Contracts for the sale of land provide for the payment of deposit on exchange.  The starting point is a deposit of 10{ba3215b0bf35eaeb06be458b3396ffbfc50bb9db10c9ff1594dfc3875e90ea48} of the purchase price will be paid (though a lesser figure is often agreed).  If the purchaser fails to complete, the seller may serve a notice to complete. If completion doesn’t take place the seller can then rescind the contract.  Once the contract has been rescinded, the deposit is retained by the seller (the balance of the 10{ba3215b0bf35eaeb06be458b3396ffbfc50bb9db10c9ff1594dfc3875e90ea48} deposit will often be due where a lesser deposit is paid on exchange). 

Section 49 of the Law Property Act 1925 applies in this situation and the purchaser may make an application to court for the repayment of the deposit notwithstanding its failure to complete. However, whilst this provision may give purchasers some comfort, the reality is an order requiring repayment of the deposit will only be made in exceptional circumstances.

In reaching a decision a court will have regard to:

Solid Rock Investments UK Ltd v Reddy was heard last year. The applicant (purchaser) sought the return of a deposit in a transaction which didn’t proceed. The buyer had notified the seller in advance of completion that it was likely to be unable to complete on time.  The seller offered to defer completion in consideration of a price increase.  Revised terms weren’t agreed and completion didn’t take place on the contractual completion date.  The seller served a notice to complete and then rescinded the contract.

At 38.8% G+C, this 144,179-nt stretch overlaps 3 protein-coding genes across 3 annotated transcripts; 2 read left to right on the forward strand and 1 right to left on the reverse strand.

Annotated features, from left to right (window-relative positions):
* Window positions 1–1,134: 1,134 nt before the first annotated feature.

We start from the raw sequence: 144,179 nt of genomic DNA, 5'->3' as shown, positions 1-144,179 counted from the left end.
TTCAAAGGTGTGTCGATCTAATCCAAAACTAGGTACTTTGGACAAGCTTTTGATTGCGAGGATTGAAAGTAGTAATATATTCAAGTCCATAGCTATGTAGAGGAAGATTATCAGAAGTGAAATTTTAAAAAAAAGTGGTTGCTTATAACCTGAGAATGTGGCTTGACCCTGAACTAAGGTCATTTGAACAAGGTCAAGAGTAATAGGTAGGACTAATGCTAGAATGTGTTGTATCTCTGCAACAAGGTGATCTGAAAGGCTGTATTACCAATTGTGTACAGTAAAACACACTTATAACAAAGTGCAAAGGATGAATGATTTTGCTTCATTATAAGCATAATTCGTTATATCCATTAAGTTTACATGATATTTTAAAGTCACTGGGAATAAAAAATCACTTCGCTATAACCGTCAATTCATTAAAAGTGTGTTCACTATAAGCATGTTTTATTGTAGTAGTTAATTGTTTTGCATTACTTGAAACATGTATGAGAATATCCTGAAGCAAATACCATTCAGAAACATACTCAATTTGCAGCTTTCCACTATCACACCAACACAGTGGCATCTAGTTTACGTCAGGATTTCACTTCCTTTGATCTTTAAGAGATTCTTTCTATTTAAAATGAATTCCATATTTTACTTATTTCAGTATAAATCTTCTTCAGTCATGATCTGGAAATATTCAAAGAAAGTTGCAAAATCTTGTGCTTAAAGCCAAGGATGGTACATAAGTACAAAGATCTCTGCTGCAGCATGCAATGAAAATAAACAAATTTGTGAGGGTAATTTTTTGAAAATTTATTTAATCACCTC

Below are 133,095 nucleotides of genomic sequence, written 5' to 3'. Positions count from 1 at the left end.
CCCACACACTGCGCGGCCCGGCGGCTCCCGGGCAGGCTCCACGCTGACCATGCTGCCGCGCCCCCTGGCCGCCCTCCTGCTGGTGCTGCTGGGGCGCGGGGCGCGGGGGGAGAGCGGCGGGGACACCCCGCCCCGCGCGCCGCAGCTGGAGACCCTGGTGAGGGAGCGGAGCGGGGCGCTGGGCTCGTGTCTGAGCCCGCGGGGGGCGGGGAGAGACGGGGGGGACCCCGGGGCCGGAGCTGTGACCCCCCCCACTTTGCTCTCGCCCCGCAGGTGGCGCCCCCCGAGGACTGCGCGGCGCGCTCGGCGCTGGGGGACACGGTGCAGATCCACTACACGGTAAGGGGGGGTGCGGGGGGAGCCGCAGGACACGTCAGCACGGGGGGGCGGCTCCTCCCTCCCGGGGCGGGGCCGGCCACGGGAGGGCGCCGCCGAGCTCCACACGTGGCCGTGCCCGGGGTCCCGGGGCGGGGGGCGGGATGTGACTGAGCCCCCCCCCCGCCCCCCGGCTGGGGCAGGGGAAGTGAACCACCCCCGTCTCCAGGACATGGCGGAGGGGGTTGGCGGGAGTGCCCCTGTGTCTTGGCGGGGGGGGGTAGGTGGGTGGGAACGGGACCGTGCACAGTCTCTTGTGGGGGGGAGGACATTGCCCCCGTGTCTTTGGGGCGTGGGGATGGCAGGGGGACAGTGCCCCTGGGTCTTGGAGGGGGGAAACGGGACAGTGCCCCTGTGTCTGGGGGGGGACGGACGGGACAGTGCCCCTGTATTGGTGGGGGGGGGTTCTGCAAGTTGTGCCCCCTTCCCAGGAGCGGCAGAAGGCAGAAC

The buyer was in a position to complete the day after the contract was rescinded but neither that nor the fact that the seller actually sold the property to a third party for a profit was sufficient in the view of the court to justify the repayment of the deposit.

Rock v Reddy emphasises the height of the bar for securing the return of a deposit pursuant to section 49. Buyers shouldn’t lightly assume an obligation to purchase where there is any doubt as to whether they will be able to complete. By the same token, sellers would be well advised to keep an eye on section 49 when rescinding a contract.

If you wish to discuss any of the points raised in this blog please contact me.